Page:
U.S. – Rockville Centre hall preserves history, values of Freemasonry


The building at 28 Lincoln Ave. houses the Valley Masonic Historical Society and the Scottish Rite, an offshoot of Freemasonry.

 
(by Ben Strack, Herald/LI.HERALD, October 31, 2018)

 
George Washington and Ben Franklin were freemasons. So were Mark Twain, Franklin Roosevelt, Clark Gable, John Wayne and Wolfgang Mozart. Today, local freemasons meet at the Masonic Lodge on Lincoln Avenue in Rockville Centre.

The building, which welcomes visitors with tall columns and a gold-colored door knocker, dates back to the 1850s and houses the Valley Masonic Historical Society and its new museum. Members of the Scottish Rite, a branch of freemasonry first established in 1801 in South Carolina, use the space to continue instilling the values of the fraternity.

Former Grandmaster Bob Stack, of Hewlett, who became a freemason in the 1960s, joined the Rockville Centre lodge about 10 years ago and has served as its secretary ever since. “We teach morality through the use of masonry tools,” he said.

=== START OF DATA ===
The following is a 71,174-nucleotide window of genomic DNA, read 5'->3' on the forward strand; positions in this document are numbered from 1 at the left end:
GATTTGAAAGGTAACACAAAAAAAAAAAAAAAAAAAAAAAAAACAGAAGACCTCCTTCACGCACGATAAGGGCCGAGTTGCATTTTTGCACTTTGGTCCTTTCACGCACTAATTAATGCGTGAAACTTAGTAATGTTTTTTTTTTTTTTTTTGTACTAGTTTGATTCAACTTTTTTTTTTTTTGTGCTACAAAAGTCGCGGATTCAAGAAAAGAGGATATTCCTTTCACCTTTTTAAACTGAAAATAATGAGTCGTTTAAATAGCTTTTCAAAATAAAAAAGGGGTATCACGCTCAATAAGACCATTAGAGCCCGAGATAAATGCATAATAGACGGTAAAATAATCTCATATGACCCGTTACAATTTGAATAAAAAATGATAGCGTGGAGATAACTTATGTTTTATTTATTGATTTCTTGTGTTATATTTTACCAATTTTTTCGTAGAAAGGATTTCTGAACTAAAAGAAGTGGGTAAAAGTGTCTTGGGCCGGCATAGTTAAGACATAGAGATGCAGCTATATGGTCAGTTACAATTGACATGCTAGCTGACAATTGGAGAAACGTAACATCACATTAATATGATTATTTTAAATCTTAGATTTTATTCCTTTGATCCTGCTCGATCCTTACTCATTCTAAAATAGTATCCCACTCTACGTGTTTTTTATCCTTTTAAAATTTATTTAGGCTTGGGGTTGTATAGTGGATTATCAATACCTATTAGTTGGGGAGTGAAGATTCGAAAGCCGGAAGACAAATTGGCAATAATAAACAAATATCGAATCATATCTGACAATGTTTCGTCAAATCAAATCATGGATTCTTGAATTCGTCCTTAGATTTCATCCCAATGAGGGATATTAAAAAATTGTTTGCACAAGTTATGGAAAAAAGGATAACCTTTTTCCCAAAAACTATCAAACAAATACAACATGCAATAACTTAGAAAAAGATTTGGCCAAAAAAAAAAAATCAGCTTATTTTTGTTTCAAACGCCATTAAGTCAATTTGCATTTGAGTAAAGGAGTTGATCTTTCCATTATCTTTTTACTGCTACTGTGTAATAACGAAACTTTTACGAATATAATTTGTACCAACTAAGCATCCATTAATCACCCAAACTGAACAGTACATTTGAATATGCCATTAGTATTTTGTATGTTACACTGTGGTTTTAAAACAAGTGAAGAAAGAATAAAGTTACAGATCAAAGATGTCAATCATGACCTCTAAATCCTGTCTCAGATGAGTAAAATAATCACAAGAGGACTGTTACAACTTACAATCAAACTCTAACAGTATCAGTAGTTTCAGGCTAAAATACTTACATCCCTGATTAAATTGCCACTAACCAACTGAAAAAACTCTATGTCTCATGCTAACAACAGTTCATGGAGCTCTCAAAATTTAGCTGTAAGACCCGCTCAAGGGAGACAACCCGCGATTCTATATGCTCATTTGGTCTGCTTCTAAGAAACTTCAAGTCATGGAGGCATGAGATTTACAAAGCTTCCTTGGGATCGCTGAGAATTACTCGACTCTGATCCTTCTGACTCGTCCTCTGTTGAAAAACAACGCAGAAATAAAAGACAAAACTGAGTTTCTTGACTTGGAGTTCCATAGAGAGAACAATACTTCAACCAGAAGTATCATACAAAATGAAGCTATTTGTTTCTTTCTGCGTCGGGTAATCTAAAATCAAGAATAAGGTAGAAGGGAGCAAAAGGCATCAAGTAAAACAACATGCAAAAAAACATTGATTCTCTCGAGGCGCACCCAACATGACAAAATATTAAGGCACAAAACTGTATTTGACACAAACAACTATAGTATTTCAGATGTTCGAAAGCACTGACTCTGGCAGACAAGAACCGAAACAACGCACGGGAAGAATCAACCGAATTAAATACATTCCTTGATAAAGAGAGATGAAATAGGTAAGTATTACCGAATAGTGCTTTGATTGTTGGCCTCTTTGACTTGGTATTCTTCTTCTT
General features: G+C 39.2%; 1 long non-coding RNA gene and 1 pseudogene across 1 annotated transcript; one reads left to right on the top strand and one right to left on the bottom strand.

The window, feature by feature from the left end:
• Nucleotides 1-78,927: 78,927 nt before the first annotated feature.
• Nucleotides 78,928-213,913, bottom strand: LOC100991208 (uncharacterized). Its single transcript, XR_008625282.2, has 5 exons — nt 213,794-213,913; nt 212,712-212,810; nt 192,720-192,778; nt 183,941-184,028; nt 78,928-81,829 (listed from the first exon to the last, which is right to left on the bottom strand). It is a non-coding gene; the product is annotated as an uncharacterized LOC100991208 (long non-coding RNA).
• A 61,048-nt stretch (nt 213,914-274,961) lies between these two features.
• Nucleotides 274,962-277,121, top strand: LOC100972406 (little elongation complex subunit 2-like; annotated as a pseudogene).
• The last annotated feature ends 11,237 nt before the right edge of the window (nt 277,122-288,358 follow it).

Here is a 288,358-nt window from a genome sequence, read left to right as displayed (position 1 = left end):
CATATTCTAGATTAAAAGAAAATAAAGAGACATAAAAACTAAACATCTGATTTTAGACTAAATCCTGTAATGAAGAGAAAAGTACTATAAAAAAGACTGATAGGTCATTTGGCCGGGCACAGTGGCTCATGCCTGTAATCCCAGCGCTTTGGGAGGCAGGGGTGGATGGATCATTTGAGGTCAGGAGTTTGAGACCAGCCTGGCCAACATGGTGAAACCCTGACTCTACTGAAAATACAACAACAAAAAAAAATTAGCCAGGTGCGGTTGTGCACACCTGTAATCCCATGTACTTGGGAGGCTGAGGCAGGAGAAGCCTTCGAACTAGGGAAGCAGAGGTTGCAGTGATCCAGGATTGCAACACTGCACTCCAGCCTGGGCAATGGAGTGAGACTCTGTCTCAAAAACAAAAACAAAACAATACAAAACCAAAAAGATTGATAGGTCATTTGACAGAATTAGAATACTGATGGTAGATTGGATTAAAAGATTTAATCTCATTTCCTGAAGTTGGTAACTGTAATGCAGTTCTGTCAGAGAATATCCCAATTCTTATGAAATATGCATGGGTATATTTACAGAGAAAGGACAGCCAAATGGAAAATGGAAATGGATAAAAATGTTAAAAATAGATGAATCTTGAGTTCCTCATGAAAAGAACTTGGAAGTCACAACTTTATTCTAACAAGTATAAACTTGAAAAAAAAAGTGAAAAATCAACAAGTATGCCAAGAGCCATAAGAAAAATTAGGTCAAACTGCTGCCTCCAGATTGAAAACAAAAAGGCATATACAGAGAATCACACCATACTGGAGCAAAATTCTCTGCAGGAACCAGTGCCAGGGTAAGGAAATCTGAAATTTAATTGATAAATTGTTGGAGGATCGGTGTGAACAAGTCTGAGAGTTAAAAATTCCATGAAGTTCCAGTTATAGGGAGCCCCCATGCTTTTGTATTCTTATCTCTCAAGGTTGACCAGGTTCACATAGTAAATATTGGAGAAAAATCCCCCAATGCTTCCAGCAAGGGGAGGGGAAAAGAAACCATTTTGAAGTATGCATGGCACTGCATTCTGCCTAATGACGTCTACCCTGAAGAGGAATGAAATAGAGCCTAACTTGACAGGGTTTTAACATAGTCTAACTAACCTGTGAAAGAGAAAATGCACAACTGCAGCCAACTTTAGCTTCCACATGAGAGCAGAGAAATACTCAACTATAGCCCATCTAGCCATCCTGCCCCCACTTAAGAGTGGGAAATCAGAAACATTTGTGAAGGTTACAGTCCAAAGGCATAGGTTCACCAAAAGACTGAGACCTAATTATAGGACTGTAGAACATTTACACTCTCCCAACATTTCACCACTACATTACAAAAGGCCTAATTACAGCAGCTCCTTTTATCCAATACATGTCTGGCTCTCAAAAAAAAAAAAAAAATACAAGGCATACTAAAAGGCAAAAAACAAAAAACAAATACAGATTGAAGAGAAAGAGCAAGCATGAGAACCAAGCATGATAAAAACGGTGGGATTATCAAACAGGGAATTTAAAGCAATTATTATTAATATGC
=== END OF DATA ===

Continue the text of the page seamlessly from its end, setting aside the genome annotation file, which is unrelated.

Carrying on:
The exact origin of freemasons is unknown, but many scholars think they arose from the stonemasons’ guilds in the Middle Ages. In 1717, four lodges in London formed the first Grand Lodge of England, and freemasonry later became popular in colonial America, where it spread ideas like the liberty of the individual, freedom of religion, the formation of democratic governments, and the importance of public education.

Over the years, freemasonry developed into a worldwide…

 

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